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Nikko Stirling Laser King 4-12×42 riflescope


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64 shares, 56 points

The latest addition to Highland Sports stable of riflescopes is the Laser King which offers some very desirable features at a price that should prove very attractive to shooters on a budget.

Since the mid-1950s when Nikko Stirling riflescopes were introduced by Fuller Firearms, they’ve gone on to become the most popular and widely sold brand of sports optics in Australia. Highland Sports who imports and distributes Nikko Stirling today offers an expanded line-up which includes several different grades of scopes starting with the: Mount Master range of rimfire scopes with Tip-Off mounts; the mid-range Game King which offers the choice of an illuminated reticle; the more upmarket Platinum one-inch and Platinum Nighteater 30mm series, which also includes the 30mm Euro Hunter with the option of an illuminated reticle; then there’s the Air King series designed to withstand the whiplashlike vibration of powerful springpiston air rifles. The Diamond series consists four models in the Diamond one-inch through the Diamond 30mm to a pair of refined Diamond Sportsman 10-50×60 high-range target scopes with Saddle focus and a choice of reticles.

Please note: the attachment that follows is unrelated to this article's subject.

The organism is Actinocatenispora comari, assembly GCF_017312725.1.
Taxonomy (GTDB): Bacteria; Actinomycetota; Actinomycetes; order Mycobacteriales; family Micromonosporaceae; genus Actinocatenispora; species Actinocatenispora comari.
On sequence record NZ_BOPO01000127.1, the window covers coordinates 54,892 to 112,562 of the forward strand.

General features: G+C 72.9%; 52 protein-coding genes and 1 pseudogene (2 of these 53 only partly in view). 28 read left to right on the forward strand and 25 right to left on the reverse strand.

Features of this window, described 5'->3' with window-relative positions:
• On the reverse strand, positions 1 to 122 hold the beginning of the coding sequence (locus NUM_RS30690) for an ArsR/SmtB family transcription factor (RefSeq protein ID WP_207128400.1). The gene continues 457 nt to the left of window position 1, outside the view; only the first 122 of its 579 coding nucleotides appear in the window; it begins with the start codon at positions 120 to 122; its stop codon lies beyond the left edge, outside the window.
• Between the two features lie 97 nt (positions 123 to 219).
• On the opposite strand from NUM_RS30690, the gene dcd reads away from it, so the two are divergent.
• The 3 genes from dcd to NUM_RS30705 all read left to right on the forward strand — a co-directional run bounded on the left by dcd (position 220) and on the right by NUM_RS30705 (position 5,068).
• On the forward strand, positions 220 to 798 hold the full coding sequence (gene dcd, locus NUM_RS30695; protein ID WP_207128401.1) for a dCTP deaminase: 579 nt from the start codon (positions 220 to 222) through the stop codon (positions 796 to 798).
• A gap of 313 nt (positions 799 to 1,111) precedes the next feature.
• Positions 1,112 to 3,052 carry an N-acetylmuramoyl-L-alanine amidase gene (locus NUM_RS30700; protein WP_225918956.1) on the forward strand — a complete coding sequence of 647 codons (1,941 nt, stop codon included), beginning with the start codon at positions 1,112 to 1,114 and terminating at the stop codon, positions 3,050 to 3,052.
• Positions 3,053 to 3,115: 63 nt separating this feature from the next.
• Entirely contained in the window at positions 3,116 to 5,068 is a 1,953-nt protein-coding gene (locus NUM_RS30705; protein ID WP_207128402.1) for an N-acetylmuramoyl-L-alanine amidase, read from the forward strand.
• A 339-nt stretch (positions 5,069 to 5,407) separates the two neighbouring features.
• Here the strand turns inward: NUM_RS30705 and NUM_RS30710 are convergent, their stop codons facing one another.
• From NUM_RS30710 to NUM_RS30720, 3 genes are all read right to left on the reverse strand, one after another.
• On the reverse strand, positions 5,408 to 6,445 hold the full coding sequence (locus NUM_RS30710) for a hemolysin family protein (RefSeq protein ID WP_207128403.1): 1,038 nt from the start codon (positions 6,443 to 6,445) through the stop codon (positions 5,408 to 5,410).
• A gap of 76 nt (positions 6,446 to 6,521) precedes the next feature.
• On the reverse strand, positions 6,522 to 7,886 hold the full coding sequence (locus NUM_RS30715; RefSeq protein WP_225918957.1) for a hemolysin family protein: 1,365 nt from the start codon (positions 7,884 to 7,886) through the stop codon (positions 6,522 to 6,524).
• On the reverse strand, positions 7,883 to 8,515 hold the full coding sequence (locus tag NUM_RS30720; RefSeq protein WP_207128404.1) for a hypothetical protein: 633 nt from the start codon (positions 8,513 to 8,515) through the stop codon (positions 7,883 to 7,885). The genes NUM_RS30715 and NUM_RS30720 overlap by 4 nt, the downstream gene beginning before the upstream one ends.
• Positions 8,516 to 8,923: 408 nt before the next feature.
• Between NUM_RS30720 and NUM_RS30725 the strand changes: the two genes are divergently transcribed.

Highland Sports sent me the latest Nikko Stirling Laser King 4-12×42 for review. Despite its reasonable price it performed its assigned tasks as well as some of the higher priced brands.

The Laser King scope provides the main benefits of a variable with 12x at the high end, which are definition and brightness, but is unique in having a laser built into the scope itself. The laser is mounted inside the objective at 12 o’clock and an on/off switch built-in to a third turret activates the laser. For convenience, LaserKing is supplied with a separate pressure switch which ensures that the laser is activated only when required. In the field the laser can spook game, so you install the remote switch by removing the third turret cap and replacing it with an identical threaded cap attached to the pressure switch with a coil lead. You press the switch and the red laser dot is projected onto the target. It is effective to a range of 150 metres, but can only be seen in dull light or after dark. It doesn’t show up too well in bright sunlight.


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